Leo’s journey into training began at the age of six, after being mesmerized by a parkour class taking place at a park. The group was double his age and the coach was skeptical to let him try it out. After weeks of his mom’s persistence, the coach agreed to give Leo a shot, and he kept up- despite his size. By the end of the class it was the coach who was asking Linda to let him join the class officially. Persistence paid off!

Leo finds balance between challenging himself and self-preservation. “Some days I’m tired from a long week, but I get out there and train,” he says. “Some days I really need a break, and that’s okay too. You need to find ways to enjoy what you’re doing, even on the harder days.”

Leo is thankful for the opportunities he has coaching and training at Warrior Challenge Arena and says they will serve him well in the future. He is on track to join the pros next year and would like to continue coaching as an adult.

Luna’s gentle and patient nature is a breath of fresh air in a sometimes intense competitive environment, and is a great attribute of WCA’s Wee Warrior program. Luna also started her warrior training three years ago at the age of 11, and became an assistant coach the following year. She loves being able to help the younger ninja crew and the responsibility of having a job at such a young age.

“It’s amazing!” she says. “You have to keep [the children] safe and happy, and you want them to learn and have fun. I never make them do anything if they feel scared so I can gain their trust, but I always encourage them to do more and go further.”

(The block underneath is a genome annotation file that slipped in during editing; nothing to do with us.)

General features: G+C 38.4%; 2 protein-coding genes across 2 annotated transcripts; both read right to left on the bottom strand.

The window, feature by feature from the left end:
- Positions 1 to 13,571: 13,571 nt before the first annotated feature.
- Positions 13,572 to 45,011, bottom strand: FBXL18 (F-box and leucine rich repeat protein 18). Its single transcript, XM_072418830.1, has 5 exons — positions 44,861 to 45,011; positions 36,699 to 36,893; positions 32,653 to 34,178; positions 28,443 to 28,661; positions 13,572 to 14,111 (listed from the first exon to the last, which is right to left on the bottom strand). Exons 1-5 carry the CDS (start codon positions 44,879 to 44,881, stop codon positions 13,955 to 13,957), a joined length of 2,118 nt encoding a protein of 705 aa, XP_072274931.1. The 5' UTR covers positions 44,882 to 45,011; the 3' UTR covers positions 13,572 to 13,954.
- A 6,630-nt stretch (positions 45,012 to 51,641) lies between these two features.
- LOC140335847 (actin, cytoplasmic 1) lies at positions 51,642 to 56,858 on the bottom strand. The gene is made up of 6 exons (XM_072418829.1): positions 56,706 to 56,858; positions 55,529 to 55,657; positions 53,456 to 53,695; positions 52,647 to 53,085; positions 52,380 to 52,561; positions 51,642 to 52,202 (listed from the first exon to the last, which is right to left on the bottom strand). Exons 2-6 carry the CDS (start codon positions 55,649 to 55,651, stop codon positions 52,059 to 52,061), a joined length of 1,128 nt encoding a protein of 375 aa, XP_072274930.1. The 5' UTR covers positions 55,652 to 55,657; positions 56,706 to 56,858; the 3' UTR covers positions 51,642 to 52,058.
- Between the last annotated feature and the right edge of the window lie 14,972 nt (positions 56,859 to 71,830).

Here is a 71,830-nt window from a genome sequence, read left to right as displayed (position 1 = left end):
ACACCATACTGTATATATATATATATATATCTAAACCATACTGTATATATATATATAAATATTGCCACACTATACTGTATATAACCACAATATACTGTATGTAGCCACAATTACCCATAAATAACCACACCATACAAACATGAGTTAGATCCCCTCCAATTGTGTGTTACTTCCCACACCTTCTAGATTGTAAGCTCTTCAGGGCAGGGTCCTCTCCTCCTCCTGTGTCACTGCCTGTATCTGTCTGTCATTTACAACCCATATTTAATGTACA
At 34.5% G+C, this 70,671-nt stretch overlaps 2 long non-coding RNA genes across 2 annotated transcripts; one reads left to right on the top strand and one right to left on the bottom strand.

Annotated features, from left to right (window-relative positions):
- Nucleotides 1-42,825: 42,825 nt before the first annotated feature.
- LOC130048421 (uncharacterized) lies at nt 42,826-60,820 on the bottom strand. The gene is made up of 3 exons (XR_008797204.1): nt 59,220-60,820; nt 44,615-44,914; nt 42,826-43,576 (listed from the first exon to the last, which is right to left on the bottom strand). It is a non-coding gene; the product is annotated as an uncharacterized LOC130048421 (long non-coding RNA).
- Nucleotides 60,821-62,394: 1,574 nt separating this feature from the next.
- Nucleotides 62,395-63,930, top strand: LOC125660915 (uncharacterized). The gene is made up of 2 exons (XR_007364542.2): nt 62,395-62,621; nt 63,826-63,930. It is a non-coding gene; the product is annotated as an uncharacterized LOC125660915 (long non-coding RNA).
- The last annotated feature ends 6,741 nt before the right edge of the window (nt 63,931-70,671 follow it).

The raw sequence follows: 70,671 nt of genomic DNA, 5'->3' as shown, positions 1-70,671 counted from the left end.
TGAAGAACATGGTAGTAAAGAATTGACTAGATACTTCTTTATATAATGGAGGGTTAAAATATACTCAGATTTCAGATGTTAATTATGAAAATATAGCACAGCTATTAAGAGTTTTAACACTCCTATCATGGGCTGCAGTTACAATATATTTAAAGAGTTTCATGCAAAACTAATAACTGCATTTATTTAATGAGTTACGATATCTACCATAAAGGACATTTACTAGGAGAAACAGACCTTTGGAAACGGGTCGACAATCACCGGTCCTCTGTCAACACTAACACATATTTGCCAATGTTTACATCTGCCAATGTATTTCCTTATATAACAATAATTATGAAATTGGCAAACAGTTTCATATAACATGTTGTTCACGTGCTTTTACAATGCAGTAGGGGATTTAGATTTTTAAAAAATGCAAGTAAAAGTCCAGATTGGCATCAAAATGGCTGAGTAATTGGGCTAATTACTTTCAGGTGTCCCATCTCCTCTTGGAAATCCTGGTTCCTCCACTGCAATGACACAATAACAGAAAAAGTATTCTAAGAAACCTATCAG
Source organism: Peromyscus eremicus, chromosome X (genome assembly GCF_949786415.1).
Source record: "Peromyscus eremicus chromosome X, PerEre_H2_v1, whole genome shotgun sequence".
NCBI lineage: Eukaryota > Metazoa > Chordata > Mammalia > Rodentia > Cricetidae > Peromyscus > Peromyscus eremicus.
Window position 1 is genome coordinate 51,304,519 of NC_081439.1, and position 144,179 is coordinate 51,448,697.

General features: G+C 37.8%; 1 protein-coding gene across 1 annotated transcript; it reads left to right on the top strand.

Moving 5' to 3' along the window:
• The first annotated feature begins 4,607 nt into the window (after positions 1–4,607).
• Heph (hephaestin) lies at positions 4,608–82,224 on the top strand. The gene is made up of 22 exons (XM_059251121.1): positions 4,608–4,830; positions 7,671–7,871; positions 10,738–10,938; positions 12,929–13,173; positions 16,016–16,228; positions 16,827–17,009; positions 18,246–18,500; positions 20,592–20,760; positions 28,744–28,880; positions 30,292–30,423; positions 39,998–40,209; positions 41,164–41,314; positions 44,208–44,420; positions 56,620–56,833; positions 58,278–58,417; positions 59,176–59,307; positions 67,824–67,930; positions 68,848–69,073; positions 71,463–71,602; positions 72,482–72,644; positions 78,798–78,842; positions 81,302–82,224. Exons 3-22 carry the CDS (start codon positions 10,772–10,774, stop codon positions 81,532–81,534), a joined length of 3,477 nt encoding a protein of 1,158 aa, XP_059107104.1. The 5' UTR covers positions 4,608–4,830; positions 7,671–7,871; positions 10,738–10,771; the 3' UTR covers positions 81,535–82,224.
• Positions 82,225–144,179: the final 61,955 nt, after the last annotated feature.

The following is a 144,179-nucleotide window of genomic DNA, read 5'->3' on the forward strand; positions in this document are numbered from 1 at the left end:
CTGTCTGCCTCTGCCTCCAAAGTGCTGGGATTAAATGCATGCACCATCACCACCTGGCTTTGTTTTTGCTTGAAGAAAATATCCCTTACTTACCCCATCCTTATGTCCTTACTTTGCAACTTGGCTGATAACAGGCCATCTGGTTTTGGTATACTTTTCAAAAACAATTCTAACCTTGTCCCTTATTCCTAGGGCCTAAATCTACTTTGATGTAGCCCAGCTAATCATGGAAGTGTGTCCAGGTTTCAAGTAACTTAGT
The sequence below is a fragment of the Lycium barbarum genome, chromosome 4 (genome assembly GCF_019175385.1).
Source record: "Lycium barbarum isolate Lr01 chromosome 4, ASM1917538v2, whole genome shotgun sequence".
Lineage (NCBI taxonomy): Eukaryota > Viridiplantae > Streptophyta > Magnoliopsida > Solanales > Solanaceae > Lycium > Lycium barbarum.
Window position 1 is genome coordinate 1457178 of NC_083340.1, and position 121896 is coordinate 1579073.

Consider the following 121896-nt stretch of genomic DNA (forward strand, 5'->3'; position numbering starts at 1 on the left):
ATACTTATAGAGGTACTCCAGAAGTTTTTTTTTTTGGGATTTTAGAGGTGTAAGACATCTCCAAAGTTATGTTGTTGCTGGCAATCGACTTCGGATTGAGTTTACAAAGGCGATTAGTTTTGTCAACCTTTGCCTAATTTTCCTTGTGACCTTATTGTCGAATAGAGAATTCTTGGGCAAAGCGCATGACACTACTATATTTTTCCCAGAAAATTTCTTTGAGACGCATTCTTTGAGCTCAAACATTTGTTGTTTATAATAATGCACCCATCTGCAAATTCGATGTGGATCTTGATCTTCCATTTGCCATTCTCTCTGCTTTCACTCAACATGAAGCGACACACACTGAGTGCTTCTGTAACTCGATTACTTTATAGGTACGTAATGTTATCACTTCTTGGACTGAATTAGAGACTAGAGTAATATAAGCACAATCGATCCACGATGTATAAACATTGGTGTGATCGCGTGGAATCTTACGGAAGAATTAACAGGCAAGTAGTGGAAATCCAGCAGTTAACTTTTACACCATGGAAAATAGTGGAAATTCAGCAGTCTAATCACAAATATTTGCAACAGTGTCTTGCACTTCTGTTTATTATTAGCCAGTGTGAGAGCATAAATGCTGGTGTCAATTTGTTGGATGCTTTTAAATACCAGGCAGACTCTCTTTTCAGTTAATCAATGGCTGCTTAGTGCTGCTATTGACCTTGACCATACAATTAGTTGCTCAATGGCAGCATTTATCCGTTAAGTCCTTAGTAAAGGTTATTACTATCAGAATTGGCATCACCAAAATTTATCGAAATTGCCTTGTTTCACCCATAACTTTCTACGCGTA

Luna seems to live by the same mantra. She has earned first place rankings in both a CNL competition and an Ultimate Ninja Athlete Association (UNAA) state competition, but has learned that competing is not what drives her. She now finds joy taking pictures at the meets and cheering her gym mates and brother on from the sidelines, as well as teaching herself all she can about a new passion- aerial acrobatics.

Stepping outside of one’s comfort zone helps build resilience and problem solving skills that can be adapted to physical, mental, and emotional challenges in life. Early childhood is a great time to be introduced to such challenges. This type of environment will be more controlled than it will be once “real life” comes into play during adolescence and into adulthood. 

Of her own children, Linda Wood says that being involved in such sports and activities has kept them busy and helped them develop self-discipline. 

“When they are training for an upcoming competition, they’ve trained themselves to take the time to practice at home and at the gym, make sure they get enough sleep, and eat healthier foods,” she says. Such habits help build the foundation for a healthy and fulfilling adult life.

Warrior Challenge Arena aims to serve as a safe stepping stone toward teaching all ages to get excited, rather than frightened, of something different. Their resolve is to build warriors of character who are F.E.A.R.L.E.S.S.- through Focus, Effort, Attitude, Respect, Love, Enthusiasm, Strength, and Smarter Habits.

  • Leo Wood, age 17
  • Luna Wood, age 14
  • Luna Wood, age 14
  • Leo Wood, age 17
  • Luna, Linda, Leo with Dudley the gym mascot